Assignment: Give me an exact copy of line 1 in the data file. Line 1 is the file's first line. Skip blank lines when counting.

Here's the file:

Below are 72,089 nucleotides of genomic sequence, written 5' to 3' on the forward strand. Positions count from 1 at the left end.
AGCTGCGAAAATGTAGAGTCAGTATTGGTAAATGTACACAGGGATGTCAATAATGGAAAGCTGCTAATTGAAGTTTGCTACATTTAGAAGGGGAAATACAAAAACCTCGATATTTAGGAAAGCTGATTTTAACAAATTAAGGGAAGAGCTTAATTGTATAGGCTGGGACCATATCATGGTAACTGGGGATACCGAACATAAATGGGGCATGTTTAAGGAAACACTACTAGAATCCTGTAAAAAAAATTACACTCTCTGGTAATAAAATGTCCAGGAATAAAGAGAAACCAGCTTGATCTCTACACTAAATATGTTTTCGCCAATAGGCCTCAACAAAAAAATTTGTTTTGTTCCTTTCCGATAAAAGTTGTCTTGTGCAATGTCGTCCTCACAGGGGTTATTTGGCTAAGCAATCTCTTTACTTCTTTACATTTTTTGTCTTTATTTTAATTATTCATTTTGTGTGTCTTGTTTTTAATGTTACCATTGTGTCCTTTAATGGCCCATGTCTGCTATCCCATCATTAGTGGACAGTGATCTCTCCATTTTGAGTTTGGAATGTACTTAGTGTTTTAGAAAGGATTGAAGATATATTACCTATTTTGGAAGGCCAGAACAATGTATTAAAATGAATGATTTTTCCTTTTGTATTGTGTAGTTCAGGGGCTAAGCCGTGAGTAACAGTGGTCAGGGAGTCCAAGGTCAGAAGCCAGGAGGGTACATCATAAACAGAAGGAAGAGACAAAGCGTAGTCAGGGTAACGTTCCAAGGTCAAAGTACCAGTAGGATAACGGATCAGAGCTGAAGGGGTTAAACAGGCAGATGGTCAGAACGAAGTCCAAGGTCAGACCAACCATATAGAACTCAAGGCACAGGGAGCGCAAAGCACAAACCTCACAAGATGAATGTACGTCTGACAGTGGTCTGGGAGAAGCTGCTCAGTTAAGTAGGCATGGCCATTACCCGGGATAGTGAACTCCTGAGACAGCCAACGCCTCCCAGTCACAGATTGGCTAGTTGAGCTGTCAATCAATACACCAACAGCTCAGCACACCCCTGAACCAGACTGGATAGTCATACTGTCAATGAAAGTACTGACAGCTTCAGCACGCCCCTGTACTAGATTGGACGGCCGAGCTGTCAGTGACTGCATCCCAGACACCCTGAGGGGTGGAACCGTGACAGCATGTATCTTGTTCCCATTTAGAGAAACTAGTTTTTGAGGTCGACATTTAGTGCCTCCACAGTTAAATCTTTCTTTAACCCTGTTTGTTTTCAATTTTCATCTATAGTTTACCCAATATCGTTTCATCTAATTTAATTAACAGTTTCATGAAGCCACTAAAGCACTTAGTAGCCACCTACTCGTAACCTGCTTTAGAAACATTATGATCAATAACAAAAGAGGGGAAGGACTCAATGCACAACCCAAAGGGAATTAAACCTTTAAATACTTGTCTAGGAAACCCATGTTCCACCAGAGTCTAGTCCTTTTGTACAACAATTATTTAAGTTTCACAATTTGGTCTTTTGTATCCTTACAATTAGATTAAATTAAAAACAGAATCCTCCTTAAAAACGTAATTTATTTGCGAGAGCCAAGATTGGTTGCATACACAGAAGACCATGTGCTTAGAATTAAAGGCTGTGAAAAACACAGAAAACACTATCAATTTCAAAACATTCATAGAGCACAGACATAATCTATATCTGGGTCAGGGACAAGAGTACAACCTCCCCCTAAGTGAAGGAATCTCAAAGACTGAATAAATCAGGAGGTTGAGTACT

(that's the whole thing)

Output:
Below are 72,089 nucleotides of genomic sequence, written 5' to 3' on the forward strand. Positions count from 1 at the left end.